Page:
Yesterday afternoon, from a terrace overlooking Avenue de Josep Tarradellas in Barcelona, Alexian Chiavegato spotted helicopters overhead and heard ambulances rushing to the city center. He soon learned that a van had mowed into dozens of people on the nearby Las Ramblas avenue.
"It's still a shock moment," says Chiavegato, the vice president of marketing at Spanish ad tech firm Marfeel, speaking by phone on Friday. Although none of Marfeel's 86 staffers were injured during the incident, "as a business today, everybody's impacted," he tells Inc. "It's a psychological impact, rather than a physical one."
Across Barcelona, thousands are reeling in the aftermath of terrorist attacks that have left at least 14 dead and dozens more wounded. Following the first incident, which occurred just 10 minutes from Marfeel's headquarters, a second group of attackers drove into pedestrians in the seaside town of Cambrils.
Spain's prime minister, Mariano Rajoy, has since called the attacks a result of "jihadi terrorism." "Today, the fight against terrorism is the principle priority for free and open societies like ours," Rajoy told reporters late Thursday. "It is a global threat and the response has to be global," he added.
The events drew swift reactions from world business leaders, including Google CEO Sundar Pichai. In an email to staffers later published on Twitter, Pichai denounced extremist violence: "Specific to Barcelona, our security team has helped several Googlers on the ground get to safety, and everyone we've heard from so far is safe," the executive said, noting that the company has activated an SOS alert for those in the city, with news, a map, and local updates from the police. "Terrorism is terrorism and it takes many forms," he continued. "Terrorism is designed to divide us. The challenge and best response is to speak out, to give hatred no place to fester, and to unite around the values we share."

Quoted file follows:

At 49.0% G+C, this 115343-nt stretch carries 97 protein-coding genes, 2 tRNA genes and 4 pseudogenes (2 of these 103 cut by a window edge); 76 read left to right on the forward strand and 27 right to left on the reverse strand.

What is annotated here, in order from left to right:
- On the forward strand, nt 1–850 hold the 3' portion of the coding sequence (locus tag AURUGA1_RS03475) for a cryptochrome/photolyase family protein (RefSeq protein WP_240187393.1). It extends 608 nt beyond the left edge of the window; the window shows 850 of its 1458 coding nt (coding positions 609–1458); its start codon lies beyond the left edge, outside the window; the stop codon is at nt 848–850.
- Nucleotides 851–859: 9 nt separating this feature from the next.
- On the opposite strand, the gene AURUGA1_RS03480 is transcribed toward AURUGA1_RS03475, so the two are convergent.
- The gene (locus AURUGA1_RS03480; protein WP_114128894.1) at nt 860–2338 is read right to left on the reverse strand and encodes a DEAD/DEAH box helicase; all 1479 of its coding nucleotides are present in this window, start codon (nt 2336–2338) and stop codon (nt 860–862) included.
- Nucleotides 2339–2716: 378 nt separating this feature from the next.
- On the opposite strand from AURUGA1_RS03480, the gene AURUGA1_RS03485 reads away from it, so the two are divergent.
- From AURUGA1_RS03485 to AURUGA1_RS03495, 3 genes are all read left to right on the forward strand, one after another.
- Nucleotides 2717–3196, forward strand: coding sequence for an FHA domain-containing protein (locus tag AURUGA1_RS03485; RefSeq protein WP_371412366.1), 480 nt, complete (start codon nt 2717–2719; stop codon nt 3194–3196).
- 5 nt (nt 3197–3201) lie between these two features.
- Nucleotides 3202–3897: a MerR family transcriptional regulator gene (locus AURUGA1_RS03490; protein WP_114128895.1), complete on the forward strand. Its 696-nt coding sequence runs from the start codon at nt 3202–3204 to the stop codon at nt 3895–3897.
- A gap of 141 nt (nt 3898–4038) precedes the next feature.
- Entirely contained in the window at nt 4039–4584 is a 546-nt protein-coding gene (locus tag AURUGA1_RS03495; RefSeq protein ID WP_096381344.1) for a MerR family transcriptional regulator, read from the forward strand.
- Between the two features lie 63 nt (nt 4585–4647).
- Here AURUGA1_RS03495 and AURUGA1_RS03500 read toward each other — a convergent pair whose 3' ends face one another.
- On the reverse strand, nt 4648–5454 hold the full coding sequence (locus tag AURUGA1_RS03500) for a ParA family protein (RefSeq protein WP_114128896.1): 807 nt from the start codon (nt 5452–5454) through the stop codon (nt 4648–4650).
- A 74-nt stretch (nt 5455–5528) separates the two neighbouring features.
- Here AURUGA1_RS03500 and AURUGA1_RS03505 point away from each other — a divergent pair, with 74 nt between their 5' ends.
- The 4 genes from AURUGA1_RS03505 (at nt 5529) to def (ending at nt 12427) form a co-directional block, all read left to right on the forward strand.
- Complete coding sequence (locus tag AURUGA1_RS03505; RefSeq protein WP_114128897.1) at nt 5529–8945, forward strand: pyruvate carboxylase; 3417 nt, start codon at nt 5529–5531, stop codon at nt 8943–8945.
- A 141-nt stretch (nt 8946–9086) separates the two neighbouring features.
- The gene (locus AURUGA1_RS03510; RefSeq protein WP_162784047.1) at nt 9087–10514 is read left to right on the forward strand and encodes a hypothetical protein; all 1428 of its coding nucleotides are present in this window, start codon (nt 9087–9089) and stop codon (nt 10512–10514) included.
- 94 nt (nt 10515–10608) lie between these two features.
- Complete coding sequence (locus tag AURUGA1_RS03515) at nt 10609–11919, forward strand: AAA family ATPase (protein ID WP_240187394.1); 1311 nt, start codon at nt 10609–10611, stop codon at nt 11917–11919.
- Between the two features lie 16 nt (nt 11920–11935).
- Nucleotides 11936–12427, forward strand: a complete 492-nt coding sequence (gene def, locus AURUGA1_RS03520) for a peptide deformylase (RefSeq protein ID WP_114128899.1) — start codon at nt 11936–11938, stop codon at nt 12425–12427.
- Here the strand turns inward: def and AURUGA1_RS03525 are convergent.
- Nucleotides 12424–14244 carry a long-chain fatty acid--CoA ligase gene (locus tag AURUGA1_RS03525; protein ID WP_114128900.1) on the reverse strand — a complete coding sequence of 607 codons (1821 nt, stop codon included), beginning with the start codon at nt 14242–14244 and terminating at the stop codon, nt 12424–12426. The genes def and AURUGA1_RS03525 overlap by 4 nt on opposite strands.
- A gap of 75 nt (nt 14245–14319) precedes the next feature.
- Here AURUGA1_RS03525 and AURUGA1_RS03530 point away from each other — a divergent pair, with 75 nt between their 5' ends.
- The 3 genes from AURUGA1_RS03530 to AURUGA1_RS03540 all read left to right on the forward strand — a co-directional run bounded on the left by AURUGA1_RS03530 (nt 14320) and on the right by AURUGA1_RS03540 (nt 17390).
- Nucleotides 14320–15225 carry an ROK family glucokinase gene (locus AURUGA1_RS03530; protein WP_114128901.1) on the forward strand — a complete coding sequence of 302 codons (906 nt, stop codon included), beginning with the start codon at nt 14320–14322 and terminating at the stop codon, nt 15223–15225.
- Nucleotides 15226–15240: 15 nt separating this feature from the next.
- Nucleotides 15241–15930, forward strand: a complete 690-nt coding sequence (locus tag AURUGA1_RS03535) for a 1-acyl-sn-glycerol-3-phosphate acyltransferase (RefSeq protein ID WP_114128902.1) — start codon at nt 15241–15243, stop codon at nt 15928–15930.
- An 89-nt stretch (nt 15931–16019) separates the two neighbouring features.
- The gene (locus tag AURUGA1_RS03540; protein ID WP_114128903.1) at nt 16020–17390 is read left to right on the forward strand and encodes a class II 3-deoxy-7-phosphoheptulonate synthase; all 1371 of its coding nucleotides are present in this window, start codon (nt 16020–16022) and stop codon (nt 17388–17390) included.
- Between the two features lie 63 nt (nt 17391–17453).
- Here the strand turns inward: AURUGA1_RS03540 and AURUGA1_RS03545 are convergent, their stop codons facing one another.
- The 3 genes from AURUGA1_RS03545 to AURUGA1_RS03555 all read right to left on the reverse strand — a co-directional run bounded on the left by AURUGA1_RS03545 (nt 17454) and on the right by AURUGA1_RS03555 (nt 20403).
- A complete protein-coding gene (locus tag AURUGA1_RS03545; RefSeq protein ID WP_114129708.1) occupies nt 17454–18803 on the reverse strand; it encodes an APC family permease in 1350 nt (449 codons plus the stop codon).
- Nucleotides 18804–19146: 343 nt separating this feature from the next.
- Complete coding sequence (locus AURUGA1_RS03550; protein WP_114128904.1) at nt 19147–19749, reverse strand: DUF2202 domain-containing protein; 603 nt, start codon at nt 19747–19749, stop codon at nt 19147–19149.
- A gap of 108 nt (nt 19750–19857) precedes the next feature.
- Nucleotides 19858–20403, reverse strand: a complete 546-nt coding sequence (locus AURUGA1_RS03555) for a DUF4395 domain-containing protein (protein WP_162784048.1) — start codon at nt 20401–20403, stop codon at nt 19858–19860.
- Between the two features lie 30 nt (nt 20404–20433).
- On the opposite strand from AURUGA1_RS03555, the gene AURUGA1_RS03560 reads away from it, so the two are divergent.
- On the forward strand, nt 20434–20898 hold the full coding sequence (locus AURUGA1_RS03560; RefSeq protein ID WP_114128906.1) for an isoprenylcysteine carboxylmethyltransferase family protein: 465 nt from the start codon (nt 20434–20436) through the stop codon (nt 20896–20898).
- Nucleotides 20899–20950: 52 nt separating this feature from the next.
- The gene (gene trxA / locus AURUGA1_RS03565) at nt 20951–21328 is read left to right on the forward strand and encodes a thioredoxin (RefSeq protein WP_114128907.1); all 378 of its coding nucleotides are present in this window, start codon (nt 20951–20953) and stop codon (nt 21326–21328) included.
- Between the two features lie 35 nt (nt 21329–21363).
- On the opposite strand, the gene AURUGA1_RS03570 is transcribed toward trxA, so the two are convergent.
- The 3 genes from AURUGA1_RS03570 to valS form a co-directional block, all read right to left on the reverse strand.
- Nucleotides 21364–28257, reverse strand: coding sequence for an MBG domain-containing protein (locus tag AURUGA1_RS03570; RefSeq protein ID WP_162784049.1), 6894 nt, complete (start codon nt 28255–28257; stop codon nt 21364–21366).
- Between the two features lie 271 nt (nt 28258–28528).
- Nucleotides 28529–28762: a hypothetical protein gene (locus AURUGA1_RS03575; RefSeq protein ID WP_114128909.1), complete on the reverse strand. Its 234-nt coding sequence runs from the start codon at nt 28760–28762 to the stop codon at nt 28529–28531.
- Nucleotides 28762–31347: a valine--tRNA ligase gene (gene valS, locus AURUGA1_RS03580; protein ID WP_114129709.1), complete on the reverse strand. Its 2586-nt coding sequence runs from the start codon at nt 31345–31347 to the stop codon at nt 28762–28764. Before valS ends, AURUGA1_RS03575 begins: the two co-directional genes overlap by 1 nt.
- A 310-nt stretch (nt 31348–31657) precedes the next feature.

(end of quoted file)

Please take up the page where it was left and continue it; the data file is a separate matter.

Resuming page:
Charlottesville and Barcelona show the devastating consequences of hatred and extremism. Our thoughts are with the victims. pic.twitter.com/AMGhcWYi8e-; Sundar Pichai (@sundarpichai) August 17, 2017
Meanwhile, some Spanish businesses offered staffers the ability to work from home on Friday, though leaders tell Inc. that they showed up to the office anyway. "People came and stood up for Barcelona, stood up for the victims, stood up for us," Marfeel's Chiavegato says, adding that the executive team took several employees to lunch on Friday to talk them through the trauma. "It's still very emotional," he adds.
Other companies are making financial sacrifices to help those affected by the attacks. Cabify, the on-demand ride hailing service based in Madrid, offered free rides to passengers in Barcelona throughout Thursday. "If you're in Barcelona and you need to move, Cabify will be free today using the promotional code UNIDOS1708," the company tweeted.
That's not to say that businesses aren't feeling the economic impact. Marfeel, which brought in around €10 million in revenue last year ($11.8 million USD) from publishing clients around the world--and made the Inc. 5000 EU list at No. 283 this year--doesn't anticipate that the events of this week will have a lasting impact on sales. However, Chiavegato notes that operations were slower than usual on Friday, in terms of employee productivity: "We are not at 100 percent," he says.
But he feels optimistic after seeing the strength displayed by staffers and by the city at large. "We are not frightened by the future," he says. "Barcelona is very strong, and getting stronger."